Categories
- Governance Power

Alternative Elections

The idea of humanity as one, interconnected, interdependent, social body implies that each person is born into this world as a trust of the whole.  The role of governance, then, comes as an exercise of the power of collective trusteeship.  This idea of governance is irreconcilable with its current characteristics of competitive groups struggling for power to advance their own interests.  As our world has become highly socially, ecologically, and economically interdependent, the well-being of each part is dependent on the well-being of the whole.  The conception of government that is modeled after a contest for power – susceptible to economic corruption, diminishing the voice of the marginalized, and disregarding the interest of non-constituents including those unborn – has ceased to promote prosperity, has failed to address the needs of an evolving humanity, has served to oppress and divide.  Why continue?  Why cling?  Why allow humankind to suffer to keep an obsolescent system built on an anachronistic assumption?

One example of an alternate system is presented here, if for no other reason than to demonstrate that systems of governance don’t have to be contests of power.  The Baha’i community is developing a system that has proven effective in every culture, geographic location, and level of government.  It has an electoral process that is purely democratic yet free of competition – every adult is responsible to vote, is eligible for election, and has the duty to serve if elected.  There are no nominations, no campaigns, no parties; no manipulation, no slander, no economic influence.  Voters have the complete freedom to choose those who they think will serve the role the best – and these names are cast with secret ballot.  Those who are named most frequently on the ballot are then elected to serve on consultative institutions – and it is in these bodies where decision-making authority resides, and not with any individual elected member.  Of course, this system is evolving within a learning mode, and only works when certain conditions are met – for instance, that it is adopted in a voluntary manner and that certain values and commitments are cultivated in those participating (such as truthfulness, detachment, selflessness, and support of majority vote in decisions, just to name a few).

Where have you seen alternative models of governance that employ mature conceptions of power?  

What are ideas of how governance can be unifying?  How is power exercised in unifying and cooperative systems?

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Categories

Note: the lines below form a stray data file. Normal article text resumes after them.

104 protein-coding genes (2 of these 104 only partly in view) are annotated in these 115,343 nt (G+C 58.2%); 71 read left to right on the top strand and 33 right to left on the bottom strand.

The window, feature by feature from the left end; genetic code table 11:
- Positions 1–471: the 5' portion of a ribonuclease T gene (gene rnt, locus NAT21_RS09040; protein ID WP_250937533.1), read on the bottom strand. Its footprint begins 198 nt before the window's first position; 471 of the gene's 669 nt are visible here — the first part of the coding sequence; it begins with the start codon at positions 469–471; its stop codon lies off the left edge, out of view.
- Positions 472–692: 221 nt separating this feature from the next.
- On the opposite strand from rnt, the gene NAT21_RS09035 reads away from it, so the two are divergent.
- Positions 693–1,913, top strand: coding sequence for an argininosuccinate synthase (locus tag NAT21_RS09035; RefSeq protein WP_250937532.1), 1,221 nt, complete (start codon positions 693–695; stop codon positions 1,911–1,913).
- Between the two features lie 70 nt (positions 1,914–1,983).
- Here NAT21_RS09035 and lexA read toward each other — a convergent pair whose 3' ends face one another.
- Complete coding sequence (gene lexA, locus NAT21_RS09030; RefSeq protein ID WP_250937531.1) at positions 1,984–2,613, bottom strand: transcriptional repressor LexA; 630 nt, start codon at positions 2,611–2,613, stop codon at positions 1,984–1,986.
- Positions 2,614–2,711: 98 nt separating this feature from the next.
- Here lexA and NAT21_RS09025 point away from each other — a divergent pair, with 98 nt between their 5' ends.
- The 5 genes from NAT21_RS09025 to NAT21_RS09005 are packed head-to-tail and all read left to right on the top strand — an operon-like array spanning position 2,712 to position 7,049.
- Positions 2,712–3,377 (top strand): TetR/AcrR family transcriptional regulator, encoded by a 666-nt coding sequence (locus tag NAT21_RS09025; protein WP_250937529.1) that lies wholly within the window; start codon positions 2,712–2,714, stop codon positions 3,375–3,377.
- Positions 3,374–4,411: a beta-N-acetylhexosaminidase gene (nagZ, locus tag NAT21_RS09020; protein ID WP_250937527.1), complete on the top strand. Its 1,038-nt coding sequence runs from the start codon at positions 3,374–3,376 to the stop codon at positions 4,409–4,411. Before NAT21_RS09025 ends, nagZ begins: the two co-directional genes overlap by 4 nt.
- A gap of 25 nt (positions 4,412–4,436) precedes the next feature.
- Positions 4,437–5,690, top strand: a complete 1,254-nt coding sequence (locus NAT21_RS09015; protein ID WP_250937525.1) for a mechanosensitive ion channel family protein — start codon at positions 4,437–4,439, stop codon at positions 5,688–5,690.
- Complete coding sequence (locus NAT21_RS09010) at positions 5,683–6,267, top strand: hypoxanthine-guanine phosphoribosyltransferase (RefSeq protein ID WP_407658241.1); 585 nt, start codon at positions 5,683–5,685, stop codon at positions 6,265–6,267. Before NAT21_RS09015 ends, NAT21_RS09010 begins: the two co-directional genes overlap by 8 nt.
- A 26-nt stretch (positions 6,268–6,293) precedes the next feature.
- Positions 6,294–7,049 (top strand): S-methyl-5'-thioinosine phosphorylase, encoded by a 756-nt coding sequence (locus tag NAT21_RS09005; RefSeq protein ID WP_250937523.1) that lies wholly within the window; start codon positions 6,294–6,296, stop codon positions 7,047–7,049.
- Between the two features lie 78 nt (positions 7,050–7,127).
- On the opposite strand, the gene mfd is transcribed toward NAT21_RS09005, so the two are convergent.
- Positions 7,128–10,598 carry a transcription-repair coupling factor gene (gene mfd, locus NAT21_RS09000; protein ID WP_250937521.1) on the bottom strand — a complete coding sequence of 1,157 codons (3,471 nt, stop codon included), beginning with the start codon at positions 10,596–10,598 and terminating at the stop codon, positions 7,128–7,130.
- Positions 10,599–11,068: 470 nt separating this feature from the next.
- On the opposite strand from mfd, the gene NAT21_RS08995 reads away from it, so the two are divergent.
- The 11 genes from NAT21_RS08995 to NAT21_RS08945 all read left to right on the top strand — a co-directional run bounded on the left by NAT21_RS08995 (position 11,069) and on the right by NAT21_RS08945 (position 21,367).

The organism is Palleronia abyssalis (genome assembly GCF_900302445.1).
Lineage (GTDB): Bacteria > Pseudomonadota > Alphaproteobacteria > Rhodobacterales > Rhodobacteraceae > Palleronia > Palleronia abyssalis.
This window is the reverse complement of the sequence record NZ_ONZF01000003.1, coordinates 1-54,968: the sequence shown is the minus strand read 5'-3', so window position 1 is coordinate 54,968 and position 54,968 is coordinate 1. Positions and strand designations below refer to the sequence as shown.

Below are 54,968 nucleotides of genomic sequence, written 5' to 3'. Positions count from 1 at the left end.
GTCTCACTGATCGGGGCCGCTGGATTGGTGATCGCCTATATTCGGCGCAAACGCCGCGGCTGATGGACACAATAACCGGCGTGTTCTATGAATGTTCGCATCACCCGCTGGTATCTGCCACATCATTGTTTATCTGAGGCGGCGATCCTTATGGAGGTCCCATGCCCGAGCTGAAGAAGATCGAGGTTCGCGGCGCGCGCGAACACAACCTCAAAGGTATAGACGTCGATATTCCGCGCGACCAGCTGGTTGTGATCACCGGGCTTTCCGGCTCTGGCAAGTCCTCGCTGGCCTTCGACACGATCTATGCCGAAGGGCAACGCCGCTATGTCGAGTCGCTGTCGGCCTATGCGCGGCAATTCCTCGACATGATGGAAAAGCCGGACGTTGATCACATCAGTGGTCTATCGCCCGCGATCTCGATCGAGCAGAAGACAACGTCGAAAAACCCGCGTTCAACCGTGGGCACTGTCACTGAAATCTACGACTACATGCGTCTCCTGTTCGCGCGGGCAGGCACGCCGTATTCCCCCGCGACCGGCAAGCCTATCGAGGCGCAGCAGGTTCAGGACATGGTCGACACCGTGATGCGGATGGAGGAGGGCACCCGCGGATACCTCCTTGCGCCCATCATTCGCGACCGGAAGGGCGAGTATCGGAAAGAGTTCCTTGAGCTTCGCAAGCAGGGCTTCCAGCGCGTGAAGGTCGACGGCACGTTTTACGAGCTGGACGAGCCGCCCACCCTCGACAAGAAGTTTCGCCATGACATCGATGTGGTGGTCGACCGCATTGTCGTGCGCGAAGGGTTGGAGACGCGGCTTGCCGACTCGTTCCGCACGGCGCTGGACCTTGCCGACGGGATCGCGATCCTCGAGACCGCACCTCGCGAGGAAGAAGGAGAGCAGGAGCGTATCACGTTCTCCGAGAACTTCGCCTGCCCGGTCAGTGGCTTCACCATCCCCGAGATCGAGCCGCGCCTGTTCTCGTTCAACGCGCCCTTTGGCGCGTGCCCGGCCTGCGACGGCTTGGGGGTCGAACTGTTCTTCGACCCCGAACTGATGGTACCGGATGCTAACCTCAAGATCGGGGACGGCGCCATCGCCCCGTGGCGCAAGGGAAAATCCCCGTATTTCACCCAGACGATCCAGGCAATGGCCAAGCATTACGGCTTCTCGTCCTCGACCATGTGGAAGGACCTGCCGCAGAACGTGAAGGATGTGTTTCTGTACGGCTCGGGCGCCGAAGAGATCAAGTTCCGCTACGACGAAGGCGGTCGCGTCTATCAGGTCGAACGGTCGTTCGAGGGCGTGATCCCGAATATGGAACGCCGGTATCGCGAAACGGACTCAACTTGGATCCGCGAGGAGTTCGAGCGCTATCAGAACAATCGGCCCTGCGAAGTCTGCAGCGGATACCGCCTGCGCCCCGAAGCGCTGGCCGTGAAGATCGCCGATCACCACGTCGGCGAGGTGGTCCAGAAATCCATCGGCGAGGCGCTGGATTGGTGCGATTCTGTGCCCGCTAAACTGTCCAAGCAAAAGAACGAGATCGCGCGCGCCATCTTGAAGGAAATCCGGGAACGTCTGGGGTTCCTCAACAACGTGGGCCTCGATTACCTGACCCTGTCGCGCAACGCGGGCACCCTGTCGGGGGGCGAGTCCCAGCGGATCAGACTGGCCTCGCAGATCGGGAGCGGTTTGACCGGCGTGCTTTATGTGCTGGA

- Prevailing Conceptions Human Nature Power

Structures of Contest

With the understanding that the human being is a potential instrument for the expression of spiritual powers and capacities within social realty, just as a lump of iron has the potential for the expression of magnetic forces within the physical world, then how do we conceive of social structures and their role in fostering human nature?

Our current models of society have normalized a contest of power.  They are based on the assumptions that human beings are only competitive, egoistic, and selfish by nature; thus the role of social institutions are to mitigate and regulate selfishness in an equal playing field in order to maximize utility – much like the role of a referee in a competitive sports game.  We have deluded ourselves into believing that the mythical free market, driven by some “invisible hand”, will bring about well-being; we have fooled ourselves into thinking that a tug-of-war will result in movement.  So it is seen today, not only in sports, but in the economic, political, legal, and educational systems of society the results of acting on these assumptions – the disintegration and breakdown of academia, the collapse of economic vitality, mistrust and apathy towards governance, extreme moral relativism in law, and utter and irreparable ecological disaster.

There are other assumptions about human nature and society, including those being advanced here – that human beings have a spiritual nature, with spiritual capacities and powers; that the nature of human beings is cooperative, reciprocal, and selfless.  The culture of contest that is normalized in prevailing thought is severely constraining the developing of our latent potentialities.  In our age of interdependence and imminent maturity, collective prosperity can only be achieved through creating systems, environments, and communities that cultivate our spiritual sources of power.  It is an evolutionary imperative.  Otherwise, we will continue to have ruinous consequences.